WATCH: Delivery driver in Hamilton takes down overhead lines after snowstorm

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Published February 23, 2023 at 4:45 pm

There was a disconnect, in more than one sense of the word, between a truck driver and residents of the Gage Park area this morning.

Hamilton has a truck route master plan that is intended to confine 18-wheelers and commercial delivery trucks that are much taller than the typical personal vehicle from certain streets. But one delivery driver headed down a snowy residential street snagged wires that provide homes with internet access, causing them to drape across the hood of a snow-covered car parked in a resident’s driveway.

While the residents’ internet access was restored within a few hours, it did raise questions about whether repairing the lines fell to either the City of Hamilton, Alectra Utilities, and Rogers or Bell, the telco giants who own communications lines in Hamilton.

Hamilton, unlike most Canadian cities of similar size, does not have 311 service, which enables residents to access non-emergency municipal services, programs and information 24/7. Issues can be phoned into 905-546-CITY (2489), but it is not staffed around the clock. Municipal services in Hamilton were also dealing with clean-up efforts after the city received a total of 30.2 mm of snow and freezing rain on Wednesday (Feb. 22).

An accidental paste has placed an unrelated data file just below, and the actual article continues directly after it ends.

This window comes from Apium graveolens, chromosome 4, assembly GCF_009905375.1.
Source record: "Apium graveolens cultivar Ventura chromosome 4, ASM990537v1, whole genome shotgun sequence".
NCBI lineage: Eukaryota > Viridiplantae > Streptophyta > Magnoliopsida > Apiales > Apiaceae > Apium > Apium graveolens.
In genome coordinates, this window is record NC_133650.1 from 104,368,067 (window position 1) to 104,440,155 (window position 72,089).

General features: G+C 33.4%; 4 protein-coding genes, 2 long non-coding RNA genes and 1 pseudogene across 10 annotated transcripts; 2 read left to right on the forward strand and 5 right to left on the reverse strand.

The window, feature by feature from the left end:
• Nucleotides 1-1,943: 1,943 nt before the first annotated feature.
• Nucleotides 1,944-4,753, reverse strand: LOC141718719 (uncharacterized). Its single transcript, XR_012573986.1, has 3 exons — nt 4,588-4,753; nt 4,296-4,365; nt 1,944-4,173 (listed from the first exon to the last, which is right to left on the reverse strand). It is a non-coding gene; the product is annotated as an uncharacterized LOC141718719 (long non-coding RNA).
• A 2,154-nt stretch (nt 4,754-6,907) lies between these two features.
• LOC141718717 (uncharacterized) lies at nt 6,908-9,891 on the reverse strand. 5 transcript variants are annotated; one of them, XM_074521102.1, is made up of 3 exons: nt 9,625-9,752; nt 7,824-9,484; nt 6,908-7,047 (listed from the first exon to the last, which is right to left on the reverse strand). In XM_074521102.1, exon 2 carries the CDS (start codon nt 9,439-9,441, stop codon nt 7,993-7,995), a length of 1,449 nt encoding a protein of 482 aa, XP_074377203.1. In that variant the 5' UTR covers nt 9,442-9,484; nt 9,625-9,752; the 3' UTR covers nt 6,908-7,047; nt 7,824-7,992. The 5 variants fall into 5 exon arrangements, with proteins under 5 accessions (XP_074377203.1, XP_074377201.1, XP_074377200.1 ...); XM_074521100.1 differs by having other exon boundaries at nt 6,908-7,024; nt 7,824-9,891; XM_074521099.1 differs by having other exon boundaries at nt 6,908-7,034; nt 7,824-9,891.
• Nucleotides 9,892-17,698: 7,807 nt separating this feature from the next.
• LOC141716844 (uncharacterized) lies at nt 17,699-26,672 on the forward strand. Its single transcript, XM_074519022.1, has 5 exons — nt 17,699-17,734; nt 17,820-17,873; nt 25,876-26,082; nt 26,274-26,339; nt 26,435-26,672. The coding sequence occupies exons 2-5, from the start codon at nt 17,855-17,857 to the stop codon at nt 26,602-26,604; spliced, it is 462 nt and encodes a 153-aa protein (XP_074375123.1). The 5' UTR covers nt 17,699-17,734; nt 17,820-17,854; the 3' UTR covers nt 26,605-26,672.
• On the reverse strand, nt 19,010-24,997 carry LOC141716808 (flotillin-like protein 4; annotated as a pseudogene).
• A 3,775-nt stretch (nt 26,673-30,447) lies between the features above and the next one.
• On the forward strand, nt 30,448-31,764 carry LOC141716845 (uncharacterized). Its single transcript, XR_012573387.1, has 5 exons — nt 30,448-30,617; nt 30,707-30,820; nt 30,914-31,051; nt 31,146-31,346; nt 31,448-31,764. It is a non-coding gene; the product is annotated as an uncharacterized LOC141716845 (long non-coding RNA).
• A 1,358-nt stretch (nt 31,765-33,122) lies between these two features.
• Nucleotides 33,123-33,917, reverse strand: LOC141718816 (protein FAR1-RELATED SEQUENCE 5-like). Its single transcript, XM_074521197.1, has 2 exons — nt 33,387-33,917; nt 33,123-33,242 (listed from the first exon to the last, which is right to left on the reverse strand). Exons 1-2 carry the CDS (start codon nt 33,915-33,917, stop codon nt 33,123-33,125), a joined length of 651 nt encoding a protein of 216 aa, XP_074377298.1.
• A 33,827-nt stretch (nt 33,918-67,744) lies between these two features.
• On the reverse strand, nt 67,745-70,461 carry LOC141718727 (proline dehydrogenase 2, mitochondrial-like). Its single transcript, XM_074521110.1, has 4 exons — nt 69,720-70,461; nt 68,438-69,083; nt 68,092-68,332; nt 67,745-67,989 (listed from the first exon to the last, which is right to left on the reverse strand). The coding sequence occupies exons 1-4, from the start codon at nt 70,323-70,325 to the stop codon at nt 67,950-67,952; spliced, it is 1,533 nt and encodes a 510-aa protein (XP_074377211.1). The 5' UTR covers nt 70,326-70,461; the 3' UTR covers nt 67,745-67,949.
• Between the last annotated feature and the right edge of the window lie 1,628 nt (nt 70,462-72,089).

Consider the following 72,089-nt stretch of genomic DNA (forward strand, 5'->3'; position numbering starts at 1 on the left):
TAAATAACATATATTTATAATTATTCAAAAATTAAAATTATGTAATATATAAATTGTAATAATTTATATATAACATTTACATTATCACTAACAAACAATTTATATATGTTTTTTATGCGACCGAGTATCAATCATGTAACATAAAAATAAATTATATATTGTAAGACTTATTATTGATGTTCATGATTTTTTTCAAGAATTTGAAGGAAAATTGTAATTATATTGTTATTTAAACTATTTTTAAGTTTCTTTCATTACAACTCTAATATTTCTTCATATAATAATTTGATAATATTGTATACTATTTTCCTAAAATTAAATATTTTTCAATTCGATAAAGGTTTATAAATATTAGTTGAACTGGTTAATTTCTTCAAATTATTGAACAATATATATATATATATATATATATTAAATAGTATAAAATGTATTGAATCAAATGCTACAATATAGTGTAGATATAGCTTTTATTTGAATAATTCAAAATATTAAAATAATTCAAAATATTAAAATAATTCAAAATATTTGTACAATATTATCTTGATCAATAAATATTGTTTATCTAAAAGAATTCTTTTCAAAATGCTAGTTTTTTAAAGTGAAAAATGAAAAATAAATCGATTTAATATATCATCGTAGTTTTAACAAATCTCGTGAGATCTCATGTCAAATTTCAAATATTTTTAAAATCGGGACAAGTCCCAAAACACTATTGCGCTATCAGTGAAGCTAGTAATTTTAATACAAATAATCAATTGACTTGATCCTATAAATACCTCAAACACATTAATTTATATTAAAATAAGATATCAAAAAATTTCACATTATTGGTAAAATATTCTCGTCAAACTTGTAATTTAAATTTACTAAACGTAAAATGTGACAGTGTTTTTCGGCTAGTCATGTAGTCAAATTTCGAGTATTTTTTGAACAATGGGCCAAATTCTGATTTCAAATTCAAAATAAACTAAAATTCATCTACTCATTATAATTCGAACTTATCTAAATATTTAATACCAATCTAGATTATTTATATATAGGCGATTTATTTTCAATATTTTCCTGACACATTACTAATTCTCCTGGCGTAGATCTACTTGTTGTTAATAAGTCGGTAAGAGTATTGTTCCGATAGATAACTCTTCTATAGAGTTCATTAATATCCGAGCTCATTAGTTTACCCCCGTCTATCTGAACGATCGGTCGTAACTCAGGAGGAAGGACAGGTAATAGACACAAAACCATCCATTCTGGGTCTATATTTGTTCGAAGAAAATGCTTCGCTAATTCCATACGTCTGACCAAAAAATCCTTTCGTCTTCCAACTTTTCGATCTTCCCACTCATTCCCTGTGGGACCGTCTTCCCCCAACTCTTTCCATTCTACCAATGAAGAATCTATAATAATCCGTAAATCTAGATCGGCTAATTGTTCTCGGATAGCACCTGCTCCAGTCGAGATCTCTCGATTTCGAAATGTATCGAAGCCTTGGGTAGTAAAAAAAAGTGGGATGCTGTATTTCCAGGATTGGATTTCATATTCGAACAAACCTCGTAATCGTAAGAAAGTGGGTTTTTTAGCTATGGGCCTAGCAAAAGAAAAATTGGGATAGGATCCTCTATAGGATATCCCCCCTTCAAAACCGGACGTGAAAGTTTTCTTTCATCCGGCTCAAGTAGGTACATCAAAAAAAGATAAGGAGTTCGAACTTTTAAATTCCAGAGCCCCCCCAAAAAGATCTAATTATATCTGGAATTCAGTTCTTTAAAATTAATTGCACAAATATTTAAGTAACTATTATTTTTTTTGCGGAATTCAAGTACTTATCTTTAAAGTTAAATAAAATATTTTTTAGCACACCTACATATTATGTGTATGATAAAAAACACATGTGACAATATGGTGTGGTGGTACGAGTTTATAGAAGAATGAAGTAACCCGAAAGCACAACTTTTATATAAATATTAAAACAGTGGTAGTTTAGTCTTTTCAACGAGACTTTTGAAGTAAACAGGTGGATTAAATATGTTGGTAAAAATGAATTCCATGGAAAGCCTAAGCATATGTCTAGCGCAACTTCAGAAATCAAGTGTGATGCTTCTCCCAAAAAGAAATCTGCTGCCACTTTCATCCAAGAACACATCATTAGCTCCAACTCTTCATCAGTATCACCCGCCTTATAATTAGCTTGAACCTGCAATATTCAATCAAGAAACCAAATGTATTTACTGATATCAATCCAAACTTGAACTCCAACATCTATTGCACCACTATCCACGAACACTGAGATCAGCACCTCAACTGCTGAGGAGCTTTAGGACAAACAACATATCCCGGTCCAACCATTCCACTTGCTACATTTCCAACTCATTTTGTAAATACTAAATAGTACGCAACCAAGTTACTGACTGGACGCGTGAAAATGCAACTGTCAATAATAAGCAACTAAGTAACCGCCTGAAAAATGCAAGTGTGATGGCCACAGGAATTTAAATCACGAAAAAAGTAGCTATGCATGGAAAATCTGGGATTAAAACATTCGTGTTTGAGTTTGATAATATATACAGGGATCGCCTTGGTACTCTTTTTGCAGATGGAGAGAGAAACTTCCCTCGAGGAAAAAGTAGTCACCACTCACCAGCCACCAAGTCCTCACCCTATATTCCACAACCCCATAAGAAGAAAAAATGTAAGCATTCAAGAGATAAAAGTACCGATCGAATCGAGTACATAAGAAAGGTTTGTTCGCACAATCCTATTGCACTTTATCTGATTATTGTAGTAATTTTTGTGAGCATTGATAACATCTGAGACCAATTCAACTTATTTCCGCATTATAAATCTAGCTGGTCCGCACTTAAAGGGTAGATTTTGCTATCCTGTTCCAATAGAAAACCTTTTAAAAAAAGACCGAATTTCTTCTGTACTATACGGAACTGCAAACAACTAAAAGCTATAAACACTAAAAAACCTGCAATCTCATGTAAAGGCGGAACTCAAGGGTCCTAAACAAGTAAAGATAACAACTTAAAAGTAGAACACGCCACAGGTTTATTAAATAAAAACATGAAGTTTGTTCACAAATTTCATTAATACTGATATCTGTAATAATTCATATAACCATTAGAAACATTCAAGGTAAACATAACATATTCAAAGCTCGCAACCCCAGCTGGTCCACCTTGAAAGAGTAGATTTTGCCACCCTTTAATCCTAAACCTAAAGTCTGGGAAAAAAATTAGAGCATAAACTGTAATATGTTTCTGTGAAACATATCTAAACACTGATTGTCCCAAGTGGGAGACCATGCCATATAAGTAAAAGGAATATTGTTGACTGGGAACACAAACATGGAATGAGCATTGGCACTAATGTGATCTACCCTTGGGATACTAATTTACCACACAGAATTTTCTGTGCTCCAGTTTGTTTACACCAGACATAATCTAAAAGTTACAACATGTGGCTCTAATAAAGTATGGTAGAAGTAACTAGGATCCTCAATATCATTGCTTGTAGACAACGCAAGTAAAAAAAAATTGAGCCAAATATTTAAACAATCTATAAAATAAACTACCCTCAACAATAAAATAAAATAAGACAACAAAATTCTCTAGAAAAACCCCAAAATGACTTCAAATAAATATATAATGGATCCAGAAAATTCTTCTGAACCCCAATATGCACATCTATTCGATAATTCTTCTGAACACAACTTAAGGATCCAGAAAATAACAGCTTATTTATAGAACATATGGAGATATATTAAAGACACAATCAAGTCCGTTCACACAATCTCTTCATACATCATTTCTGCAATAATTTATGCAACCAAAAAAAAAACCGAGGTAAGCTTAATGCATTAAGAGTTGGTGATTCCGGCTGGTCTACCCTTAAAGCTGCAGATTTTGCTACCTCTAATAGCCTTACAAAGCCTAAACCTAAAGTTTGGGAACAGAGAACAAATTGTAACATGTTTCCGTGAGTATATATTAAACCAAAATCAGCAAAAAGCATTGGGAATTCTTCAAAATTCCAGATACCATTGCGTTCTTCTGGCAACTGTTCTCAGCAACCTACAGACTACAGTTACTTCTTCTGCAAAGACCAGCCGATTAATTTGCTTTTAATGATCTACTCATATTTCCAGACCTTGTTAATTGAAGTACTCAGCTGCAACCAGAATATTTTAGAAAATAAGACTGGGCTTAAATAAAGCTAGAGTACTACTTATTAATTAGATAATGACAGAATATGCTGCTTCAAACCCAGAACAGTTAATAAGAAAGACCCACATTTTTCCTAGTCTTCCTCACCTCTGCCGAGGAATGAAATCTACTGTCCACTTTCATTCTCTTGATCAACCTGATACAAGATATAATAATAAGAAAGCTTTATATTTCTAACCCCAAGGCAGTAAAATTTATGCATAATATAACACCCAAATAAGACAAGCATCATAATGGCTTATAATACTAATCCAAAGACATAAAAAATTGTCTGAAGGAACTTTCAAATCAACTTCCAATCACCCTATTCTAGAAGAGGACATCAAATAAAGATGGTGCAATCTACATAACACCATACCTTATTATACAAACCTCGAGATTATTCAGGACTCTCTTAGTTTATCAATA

The Ward 3 elected representative, Coun. Nrinder Nann used a facepalm emoji to describe the seeming impromptu game of public infrastructure hot potato.

“This right here is yet another perfect example of a system not functioning,” Nann wrote in a tweet. “Truck drives by on a non-truck route, neighbourhood road, downs lines as a result. Resident calls city to notify, city says call (Alectra), Alectra says call Roger or bell. They say call the city.”

“We have needed an integrated response system for some time here in (Hamilton) and this term of council has to get it done,” she added.

Hamilton lacking 311 services came up on the municipal campaign trail last fall. Hamilton Mayor Andrea Horwath did not commit to making such a change. It was proposed by her main rival, Keanin Loomis, who finished second by a 1.17-percentage-point margin (1,663 votes).

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